Paul Ahnberg shares his expertise in emergency readiness and response, and Process Safety Management (PSM). Ahnberg brings 32 years of EHS experience working with multiple industries and manufacturing facilities. Expand your knowledge on:
Emergency Readiness and Response
- 3 Steps to Successful Emergency Prevention
- Emergency Readiness and Response Planning
- 4 Steps to Complete Your Emergency Readiness and Response Plan
Process Safety Management
- Does OSHA PSM Apply to My Facility?
- OSHA PSM Compliance and Performance Best Practices Overview
- Aligning Stakeholders, Standards and Systems for Best In Class Performance
Emergency Readiness and Response
3 Steps to Successful Emergency Prevention
Ahnberg discusses the importance of emergency prevention and preparedness in various settings, such as businesses and communities. He introduces the concept of using a mobile app, like the ones built on the ReadyKey platform, to support emergency prevention and Environmental, Health, and Safety (EHS) compliance practices.
The emergency prevention process is broken down into three key components:
- Team-Based Risk and Vulnerability Identification: It emphasizes the need for a diverse team to systematically identify potential risks, including those related to fires, hazardous materials, medical incidents, natural disasters, and workplace threats.
- Assessing and Prioritizing Risks: The content discusses the use of a severity-likelihood matrix to assess and prioritize risks, with examples of qualitative classifications for severity and likelihood. Risks are scored to determine their priority.
- Selecting and Applying Risk Controls: The Hierarchy of Control is introduced as a method for determining appropriate measures to control risks effectively, ranging from elimination to personal protective equipment (PPE). Examples are provided for applying controls to mitigate risks.
Even with risk prevention tools in place, residual risks may still exist. That’s why emergency readiness and response planning are key.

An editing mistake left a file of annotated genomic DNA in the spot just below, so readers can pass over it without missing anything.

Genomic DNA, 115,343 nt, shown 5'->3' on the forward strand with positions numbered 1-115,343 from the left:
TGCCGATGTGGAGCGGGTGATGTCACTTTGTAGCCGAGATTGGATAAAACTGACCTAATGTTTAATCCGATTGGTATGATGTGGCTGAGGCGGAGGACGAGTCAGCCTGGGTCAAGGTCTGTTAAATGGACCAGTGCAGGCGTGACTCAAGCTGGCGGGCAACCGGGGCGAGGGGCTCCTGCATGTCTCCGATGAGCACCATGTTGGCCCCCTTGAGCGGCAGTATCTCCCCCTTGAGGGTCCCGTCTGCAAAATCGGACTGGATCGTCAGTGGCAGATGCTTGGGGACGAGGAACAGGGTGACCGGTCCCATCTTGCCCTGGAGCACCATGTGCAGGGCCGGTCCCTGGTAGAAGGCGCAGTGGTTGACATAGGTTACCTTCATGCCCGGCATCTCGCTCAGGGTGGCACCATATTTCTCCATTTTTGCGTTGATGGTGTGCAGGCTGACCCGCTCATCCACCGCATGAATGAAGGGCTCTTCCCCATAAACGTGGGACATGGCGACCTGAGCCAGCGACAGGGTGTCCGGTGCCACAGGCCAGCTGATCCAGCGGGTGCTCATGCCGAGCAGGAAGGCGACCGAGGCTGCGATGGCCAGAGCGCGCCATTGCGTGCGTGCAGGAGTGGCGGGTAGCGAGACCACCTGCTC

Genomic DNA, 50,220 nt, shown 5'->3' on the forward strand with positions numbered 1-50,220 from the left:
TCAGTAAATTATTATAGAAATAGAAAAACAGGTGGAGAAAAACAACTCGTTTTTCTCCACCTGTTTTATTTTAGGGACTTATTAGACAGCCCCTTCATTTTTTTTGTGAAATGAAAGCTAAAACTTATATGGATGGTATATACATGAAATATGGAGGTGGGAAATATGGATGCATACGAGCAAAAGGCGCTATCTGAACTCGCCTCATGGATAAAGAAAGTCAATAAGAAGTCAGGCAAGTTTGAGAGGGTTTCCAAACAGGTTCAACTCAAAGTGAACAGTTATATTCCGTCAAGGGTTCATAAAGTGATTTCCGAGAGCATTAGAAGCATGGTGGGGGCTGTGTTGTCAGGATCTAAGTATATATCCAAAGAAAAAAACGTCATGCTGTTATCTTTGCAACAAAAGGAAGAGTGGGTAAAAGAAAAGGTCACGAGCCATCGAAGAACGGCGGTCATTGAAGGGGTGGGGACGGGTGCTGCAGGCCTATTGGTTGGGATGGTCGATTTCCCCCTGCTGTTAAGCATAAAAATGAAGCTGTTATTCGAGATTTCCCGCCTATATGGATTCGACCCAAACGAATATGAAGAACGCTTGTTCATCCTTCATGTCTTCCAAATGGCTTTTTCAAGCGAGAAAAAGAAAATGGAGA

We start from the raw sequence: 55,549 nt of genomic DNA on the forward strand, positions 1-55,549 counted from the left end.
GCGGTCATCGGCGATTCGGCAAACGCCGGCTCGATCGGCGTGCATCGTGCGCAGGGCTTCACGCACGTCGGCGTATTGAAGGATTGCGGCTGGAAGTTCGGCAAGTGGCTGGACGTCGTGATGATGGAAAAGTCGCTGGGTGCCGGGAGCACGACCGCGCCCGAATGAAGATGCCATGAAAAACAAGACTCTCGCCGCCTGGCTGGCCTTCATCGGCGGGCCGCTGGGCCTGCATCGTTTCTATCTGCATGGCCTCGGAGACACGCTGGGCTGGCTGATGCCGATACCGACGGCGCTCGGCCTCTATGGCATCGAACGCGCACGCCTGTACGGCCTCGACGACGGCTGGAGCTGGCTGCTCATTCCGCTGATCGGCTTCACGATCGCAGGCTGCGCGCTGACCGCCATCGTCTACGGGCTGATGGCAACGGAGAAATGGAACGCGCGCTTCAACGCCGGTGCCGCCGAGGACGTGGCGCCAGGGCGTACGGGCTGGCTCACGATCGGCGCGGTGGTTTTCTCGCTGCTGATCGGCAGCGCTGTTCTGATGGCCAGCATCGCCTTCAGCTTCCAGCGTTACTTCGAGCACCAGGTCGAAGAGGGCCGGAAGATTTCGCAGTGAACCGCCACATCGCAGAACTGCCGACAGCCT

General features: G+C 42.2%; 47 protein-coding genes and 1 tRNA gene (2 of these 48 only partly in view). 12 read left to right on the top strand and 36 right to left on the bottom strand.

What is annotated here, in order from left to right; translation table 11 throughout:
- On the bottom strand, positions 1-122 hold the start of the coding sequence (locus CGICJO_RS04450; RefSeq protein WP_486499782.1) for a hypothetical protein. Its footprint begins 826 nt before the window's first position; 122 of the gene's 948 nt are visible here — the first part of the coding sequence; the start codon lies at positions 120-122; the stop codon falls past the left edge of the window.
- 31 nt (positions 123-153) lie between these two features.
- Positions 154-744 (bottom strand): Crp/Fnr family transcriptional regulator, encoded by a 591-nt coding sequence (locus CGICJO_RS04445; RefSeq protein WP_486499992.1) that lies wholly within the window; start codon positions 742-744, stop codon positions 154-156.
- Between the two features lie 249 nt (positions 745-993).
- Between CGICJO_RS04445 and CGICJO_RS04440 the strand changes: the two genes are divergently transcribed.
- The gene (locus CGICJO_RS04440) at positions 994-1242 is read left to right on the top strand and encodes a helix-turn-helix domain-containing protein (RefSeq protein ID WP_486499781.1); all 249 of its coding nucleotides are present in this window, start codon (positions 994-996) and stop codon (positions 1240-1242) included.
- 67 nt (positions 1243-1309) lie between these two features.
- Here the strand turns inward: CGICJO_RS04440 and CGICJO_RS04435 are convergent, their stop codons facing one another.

Emergency Readiness and Response Planning
In Ahnberg’s second post, he highlights the importance of emergency readiness and response planning that follows the discussion in the first post on the three key elements of an effective emergency prevention process. This post focuses on:
Emergency Prevention: Put proactive measures in place to prevent or limit the risks of emergencies due to their potential adverse impact on communities, employees, the environment, and businesses.
Reasons for Emergency Readiness and Response Planning: Despite preventive measures, emergencies can still occur, necessitating preparedness and response planning. This section focuses on defensive actions to address facility emergencies.
Foundation of Emergency Readiness and Response Plans: The basic components of such plans are introduced, including:
- Developing the Emergency Response Philosophy
- Determining Plan Owners, Roles, and Responsibilities
- Using an Incident Command System (ICS)
Roles and Accountabilities: The post details the roles and responsibilities of various personnel, including the Facility Manager, EHS Manager, and Facility Maintenance + Operations Managers, emphasizing the importance of training and drills for emergency response leadership.
Incident Command System (ICS): The use of ICS is recommended to facilitate communication and coordination with outside First Responder entities. It explains the roles of the Incident Commander and the delegation of tactical accountabilities within ICS.
The content concludes by highlighting the comprehensive nature of Emergency Readiness and Response Plans, which build upon preventive efforts to reduce residual risks while meeting legal requirements. It teases a forthcoming post in the series that will cover four more key elements of emergency preparedness planning.